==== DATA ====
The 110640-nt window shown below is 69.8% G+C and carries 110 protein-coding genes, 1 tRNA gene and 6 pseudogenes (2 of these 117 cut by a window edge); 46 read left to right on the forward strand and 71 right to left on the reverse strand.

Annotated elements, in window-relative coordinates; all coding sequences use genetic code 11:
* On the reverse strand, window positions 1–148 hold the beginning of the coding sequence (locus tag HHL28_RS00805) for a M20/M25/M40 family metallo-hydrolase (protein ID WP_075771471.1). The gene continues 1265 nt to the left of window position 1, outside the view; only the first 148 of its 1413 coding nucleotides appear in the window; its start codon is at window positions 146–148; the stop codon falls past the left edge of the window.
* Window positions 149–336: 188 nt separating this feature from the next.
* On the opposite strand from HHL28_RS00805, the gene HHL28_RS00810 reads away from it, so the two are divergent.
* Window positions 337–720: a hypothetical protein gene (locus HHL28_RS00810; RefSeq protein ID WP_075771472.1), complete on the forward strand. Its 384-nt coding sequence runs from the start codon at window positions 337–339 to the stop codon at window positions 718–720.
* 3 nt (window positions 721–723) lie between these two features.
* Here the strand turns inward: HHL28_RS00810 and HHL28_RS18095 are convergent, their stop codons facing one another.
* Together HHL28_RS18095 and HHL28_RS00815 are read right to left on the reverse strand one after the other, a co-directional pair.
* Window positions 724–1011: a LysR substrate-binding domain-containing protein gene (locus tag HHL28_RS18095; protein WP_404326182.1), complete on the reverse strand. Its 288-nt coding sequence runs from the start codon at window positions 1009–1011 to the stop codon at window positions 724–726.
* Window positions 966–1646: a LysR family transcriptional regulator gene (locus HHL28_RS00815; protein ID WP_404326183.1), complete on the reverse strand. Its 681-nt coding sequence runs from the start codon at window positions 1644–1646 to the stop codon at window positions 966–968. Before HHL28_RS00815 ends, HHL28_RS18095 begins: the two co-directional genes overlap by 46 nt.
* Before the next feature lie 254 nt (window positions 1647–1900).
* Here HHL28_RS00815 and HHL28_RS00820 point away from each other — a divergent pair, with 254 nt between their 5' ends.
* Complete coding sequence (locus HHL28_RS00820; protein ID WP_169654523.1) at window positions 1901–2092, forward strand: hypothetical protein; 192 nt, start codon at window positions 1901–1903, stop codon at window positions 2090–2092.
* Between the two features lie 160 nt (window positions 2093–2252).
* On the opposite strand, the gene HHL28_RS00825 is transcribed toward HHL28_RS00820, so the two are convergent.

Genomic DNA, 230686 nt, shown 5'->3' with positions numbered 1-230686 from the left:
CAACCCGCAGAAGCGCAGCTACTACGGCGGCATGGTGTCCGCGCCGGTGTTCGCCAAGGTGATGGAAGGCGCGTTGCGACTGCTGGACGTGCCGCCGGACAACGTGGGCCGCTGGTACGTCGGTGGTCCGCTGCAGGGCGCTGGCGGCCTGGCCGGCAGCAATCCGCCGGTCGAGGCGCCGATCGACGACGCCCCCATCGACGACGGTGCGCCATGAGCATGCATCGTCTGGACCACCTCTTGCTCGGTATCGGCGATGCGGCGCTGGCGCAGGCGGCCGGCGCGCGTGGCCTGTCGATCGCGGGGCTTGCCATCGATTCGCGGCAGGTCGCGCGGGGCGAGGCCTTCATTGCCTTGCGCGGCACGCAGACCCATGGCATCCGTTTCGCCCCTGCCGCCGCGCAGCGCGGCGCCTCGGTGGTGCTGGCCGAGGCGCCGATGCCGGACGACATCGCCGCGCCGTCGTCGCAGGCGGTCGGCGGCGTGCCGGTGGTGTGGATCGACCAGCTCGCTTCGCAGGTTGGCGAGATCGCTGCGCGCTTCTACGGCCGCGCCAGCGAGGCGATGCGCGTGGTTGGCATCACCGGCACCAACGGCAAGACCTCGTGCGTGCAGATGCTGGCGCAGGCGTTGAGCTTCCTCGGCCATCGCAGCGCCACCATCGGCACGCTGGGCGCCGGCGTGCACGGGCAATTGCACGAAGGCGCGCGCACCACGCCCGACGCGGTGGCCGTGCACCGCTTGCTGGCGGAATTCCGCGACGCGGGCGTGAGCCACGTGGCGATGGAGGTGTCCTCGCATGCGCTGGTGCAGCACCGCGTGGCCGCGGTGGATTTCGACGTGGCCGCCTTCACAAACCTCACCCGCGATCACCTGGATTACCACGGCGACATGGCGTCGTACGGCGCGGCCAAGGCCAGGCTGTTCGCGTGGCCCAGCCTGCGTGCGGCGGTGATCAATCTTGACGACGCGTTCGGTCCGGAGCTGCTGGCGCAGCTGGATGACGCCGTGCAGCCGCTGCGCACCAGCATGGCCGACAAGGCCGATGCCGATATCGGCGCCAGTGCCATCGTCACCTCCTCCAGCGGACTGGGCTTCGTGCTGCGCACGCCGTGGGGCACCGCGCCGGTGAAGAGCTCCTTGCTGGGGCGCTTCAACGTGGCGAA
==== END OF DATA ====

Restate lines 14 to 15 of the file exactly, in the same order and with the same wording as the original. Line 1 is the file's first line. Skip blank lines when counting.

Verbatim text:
* Complete coding sequence (locus HHL28_RS00820; protein ID WP_169654523.1) at window positions 1901–2092, forward strand: hypothetical protein; 192 nt, start codon at window positions 1901–1903, stop codon at window positions 2090–2092.
* Between the two features lie 160 nt (window positions 2093–2252).